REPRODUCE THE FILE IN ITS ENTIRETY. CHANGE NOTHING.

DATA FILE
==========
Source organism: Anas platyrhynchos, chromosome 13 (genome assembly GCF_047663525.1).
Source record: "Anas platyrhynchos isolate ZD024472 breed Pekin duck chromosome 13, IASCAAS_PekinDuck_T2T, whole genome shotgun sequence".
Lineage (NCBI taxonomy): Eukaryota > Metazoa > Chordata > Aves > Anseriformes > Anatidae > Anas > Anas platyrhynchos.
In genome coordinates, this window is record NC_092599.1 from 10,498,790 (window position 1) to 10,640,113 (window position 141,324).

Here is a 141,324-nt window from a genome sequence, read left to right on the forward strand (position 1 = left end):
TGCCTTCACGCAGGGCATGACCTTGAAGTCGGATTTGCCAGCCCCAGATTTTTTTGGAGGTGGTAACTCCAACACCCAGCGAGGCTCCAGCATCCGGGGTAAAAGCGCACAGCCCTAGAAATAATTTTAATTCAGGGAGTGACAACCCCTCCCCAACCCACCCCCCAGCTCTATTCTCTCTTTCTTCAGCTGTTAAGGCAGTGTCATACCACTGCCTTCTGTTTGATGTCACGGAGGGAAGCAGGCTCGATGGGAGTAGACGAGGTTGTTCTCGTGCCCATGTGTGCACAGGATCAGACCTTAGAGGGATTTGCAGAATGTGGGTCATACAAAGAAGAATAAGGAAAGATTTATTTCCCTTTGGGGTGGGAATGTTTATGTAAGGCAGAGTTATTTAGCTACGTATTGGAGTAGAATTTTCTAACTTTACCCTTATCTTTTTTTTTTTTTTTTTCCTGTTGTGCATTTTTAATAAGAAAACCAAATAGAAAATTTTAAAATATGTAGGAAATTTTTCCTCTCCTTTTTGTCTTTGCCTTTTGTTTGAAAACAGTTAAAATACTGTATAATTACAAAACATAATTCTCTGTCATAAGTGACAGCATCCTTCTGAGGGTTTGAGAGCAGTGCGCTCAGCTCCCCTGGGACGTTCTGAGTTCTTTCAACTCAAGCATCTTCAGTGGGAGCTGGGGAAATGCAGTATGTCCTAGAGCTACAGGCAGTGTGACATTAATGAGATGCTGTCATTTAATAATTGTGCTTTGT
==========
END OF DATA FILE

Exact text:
Source organism: Anas platyrhynchos, chromosome 13 (genome assembly GCF_047663525.1).
Source record: "Anas platyrhynchos isolate ZD024472 breed Pekin duck chromosome 13, IASCAAS_PekinDuck_T2T, whole genome shotgun sequence".
Lineage (NCBI taxonomy): Eukaryota > Metazoa > Chordata > Aves > Anseriformes > Anatidae > Anas > Anas platyrhynchos.
In genome coordinates, this window is record NC_092599.1 from 10,498,790 (window position 1) to 10,640,113 (window position 141,324).

Here is a 141,324-nt window from a genome sequence, read left to right on the forward strand (position 1 = left end):
TGCCTTCACGCAGGGCATGACCTTGAAGTCGGATTTGCCAGCCCCAGATTTTTTTGGAGGTGGTAACTCCAACACCCAGCGAGGCTCCAGCATCCGGGGTAAAAGCGCACAGCCCTAGAAATAATTTTAATTCAGGGAGTGACAACCCCTCCCCAACCCACCCCCCAGCTCTATTCTCTCTTTCTTCAGCTGTTAAGGCAGTGTCATACCACTGCCTTCTGTTTGATGTCACGGAGGGAAGCAGGCTCGATGGGAGTAGACGAGGTTGTTCTCGTGCCCATGTGTGCACAGGATCAGACCTTAGAGGGATTTGCAGAATGTGGGTCATACAAAGAAGAATAAGGAAAGATTTATTTCCCTTTGGGGTGGGAATGTTTATGTAAGGCAGAGTTATTTAGCTACGTATTGGAGTAGAATTTTCTAACTTTACCCTTATCTTTTTTTTTTTTTTTTTCCTGTTGTGCATTTTTAATAAGAAAACCAAATAGAAAATTTTAAAATATGTAGGAAATTTTTCCTCTCCTTTTTGTCTTTGCCTTTTGTTTGAAAACAGTTAAAATACTGTATAATTACAAAACATAATTCTCTGTCATAAGTGACAGCATCCTTCTGAGGGTTTGAGAGCAGTGCGCTCAGCTCCCCTGGGACGTTCTGAGTTCTTTCAACTCAAGCATCTTCAGTGGGAGCTGGGGAAATGCAGTATGTCCTAGAGCTACAGGCAGTGTGACATTAATGAGATGCTGTCATTTAATAATTGTGCTTTGT